}

void rollLeft()
{
  backLeft.write(60);
  backRight.write(135);
  frontLeft.write(60);
  frontRight.write(135);
}

void rollRight()
{
  backLeft.write(135);
  backRight.write(60);
  frontLeft.write(135);
  frontRight.write(60);
}

void rollFront()
{
  backLeft.write(135);
  backRight.write(135);
  frontLeft.write(60);
  frontRight.write(60);
}

void rollBack()
{
  backLeft.write(60);
  backRight.write(60);
  frontLeft.write(135);
  frontRight.write(135);
}

void leftYaw()
{
  backLeft.write(60);
  backRight.write(135);
  frontLeft.write(135);
  frontRight.write(60);
}

void rightYaw()
{
  backLeft.write(135);
  backRight.write(60);
  frontLeft.write(60);
  frontRight.write(135);
}


void loop()
{
  //In the event the radio cannot detect Tx, it just hovers.
  if(!radio.available)
  {
    hover();
  }
 
  //Up Altitude
  if(readCommand() == U)
  {
   altitudeUp();
   }else{
   hover();
  }

  //Down Altitude
  if(readCommand() == D)
  {
    altitudeDown();
    }else{
    hover();
  }

  //Left Roll
  if(readCommand() == RL)
  {
    rollLeft();
    }else{
    hover();
  }

  //Right Roll
  if(readCommand() == RR)
  {
    rollRight();
    }else{
    hover();
  }

  //Front Roll or Pitch Down
  if(readCommand() == RF)
  {
    rollFront();
    }else{
    hover();
  }

  //Back Roll or Pitch Up
  if(readCommand() == RB)
  {
    rollBack();
    }else{
    hover();
  }

  //Left Yaw
  if (readCommand() == YL)
  {
    leftYaw();
    }else{
    hover();
  }

  //Right Yaw
  if(readCommand() == YR)
  {
    rightYaw();
    }else{
    hover();
  }
}



Tx here (note that the command functions are empty for radio communication):

Code: [Select]


#include <stdio.h>
#include <printf.h>
#include <nRF24L01.h>
#include <RF24_config.h>
#include <RF24.h>

//Left Potentiometer Shortcuts in Code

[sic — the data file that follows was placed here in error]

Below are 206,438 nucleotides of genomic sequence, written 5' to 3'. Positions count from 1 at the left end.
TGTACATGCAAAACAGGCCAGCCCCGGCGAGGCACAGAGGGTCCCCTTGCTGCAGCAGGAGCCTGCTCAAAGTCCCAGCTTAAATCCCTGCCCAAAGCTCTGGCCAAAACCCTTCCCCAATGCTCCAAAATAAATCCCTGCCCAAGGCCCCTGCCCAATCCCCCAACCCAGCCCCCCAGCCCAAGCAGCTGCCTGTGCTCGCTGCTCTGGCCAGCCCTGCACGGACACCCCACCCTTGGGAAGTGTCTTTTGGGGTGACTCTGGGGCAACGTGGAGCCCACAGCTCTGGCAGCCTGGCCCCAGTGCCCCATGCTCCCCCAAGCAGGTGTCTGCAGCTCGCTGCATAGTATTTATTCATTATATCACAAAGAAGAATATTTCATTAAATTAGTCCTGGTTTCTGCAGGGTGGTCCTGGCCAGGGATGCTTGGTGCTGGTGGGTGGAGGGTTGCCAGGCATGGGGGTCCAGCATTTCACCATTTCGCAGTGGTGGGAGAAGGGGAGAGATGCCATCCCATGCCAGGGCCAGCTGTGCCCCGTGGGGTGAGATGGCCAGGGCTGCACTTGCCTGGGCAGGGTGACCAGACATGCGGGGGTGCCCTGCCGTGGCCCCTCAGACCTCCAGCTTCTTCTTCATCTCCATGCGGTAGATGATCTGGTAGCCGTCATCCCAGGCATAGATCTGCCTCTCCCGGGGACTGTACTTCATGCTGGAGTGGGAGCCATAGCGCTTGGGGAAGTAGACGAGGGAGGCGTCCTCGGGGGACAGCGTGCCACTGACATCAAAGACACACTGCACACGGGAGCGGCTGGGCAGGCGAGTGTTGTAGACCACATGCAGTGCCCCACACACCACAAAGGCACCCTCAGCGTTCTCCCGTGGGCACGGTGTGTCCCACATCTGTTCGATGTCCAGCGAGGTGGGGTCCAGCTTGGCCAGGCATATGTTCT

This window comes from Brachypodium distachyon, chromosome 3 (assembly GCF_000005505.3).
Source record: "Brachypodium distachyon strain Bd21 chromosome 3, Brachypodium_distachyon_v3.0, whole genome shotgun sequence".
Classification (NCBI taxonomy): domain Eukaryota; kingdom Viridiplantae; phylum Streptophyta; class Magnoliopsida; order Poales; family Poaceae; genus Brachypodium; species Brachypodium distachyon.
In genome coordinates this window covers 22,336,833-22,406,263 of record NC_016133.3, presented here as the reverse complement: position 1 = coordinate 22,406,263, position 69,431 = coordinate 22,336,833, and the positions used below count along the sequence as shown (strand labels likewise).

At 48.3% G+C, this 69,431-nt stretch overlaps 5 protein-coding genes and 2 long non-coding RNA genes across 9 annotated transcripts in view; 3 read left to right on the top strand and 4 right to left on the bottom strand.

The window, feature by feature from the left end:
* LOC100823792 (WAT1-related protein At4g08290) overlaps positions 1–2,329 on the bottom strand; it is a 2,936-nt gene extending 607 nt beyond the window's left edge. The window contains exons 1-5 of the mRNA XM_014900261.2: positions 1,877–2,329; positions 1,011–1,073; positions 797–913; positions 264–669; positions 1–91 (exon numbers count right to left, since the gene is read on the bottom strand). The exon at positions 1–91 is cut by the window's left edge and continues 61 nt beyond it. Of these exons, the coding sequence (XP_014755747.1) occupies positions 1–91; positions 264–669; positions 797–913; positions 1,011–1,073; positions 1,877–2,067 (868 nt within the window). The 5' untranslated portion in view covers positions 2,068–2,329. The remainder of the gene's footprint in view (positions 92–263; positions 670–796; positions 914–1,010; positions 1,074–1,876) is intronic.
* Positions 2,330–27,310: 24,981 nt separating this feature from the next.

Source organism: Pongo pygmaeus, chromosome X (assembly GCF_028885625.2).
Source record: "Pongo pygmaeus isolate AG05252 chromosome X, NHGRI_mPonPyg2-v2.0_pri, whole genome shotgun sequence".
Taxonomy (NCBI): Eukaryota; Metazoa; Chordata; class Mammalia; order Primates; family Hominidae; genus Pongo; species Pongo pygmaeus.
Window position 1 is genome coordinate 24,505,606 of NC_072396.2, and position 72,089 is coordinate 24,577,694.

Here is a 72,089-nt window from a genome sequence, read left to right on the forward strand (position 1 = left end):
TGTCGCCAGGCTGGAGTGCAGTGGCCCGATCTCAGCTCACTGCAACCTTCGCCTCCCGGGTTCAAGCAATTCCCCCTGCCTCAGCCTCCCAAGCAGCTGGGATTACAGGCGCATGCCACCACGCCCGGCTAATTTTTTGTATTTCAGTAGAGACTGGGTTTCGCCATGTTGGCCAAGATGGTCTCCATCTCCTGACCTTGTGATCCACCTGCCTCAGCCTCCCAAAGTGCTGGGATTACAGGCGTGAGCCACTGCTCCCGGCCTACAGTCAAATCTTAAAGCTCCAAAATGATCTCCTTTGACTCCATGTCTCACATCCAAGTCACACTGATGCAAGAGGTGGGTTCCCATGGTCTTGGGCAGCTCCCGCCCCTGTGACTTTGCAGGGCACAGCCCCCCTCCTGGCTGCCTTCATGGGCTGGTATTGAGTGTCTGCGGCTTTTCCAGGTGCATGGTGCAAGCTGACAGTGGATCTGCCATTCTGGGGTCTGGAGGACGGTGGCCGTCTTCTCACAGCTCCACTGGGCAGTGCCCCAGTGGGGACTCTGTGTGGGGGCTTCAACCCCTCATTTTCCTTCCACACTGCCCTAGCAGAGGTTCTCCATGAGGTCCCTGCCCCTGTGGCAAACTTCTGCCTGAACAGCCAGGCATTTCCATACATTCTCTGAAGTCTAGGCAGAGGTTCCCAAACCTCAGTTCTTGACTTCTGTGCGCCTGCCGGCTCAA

#define up /*leftPotentiometer up voltage value*/           
#define down /*leftPotentiometer down voltage value*/       
#define left /*leftPotentiometer left voltage value*/
#define right /*leftPotentiometer right voltage value*/

#define up /*rightPotentiometer up voltage value*/
#define down /*rightPotentiometer down voltage value*/
#define left /*rightPotentiometer left voltage value*/
#define right /*rightPotentiometer right voltage value*/
 
#define CE_PIN   14
#define CSN_PIN 15

const int leftPot = 14; //A0
const int rightPot = 15; //A1

const byte address[6] = "00001";

char rollForward[3] = "RF";
char rollBackward[3] = "RB";
char leftYaw[3] = "YL";
char rightYaw[3] = "YR";

char rollRight[3] = "RR";
char rollLeft[3] = "RL";
char up[3] = 'U'
char down[3] = 'D'

RF24 radio(CE_PIN, CSN_PIN);

//Left Potentiometer Commands
char rollForward = "RF"
char rollBack = "RB"
char yawLeft = "YL"
char yawRight = "YR"

//Right Potentiometer Commands
char altitudeUp = 'U'
char altitudeDown = 'D'
char rollLeft = "RL"
char rollRight = "RR"



void setup(){
  pinMode(leftPot, INPUT);
  pinMode(rightPot, INPUT);

  radio.begin();
  radio.setPayloadSize(8);
  radio.openWritingPipe(0, address);
  radio.setRetries(15, 15);
}

int readLeftPot(){
  return analogRead(leftPot);
}

int readRightPot(){
  return analogRead(rightPot);
}

void loop(){
  int leftPotValue = readLeftPot();
  int rightPotValue =  readRightPot();

//Right Potentiometer Conditionals 
  if(rightPotValue == /*pot value for up*/){
    /*send a message U */
    }

  if(rightPotValue == /*pot value for down*/){
    /*send message D*/
    }

  if(rightPotValue == /*pot value for left roll*/){
    /*serialWrite RL*/
    /*send the message via radio and serial monitor*/
    }
  if(rightPotValue == /*pot value for right roll*/){
    /*send the message RR*/
    }

//Left Potentiometer Conditionals
  if(leftPotValue == /*pot value for forward roll*/){
    /*send the message RF*/
    }
   
  if(leftPotValue == /*pot value for back roll*/){
    /*send the message RB*/
    }

  if(leftPotValue == /*pot value for left yaw*/){
    /*send the message YL*/
    }
   
  if(leftPotValue == /*pot value for right yaw*/){
    /*send the message YR*/
    }
}



In the lines with radio.read(&command, sizeof(command)), I'm not sure whether the variable command is initialized in Rx or Tx...

*The (8) emoji is a closed parentheses with an eight



Moderator edit: [code] [/code] tags added.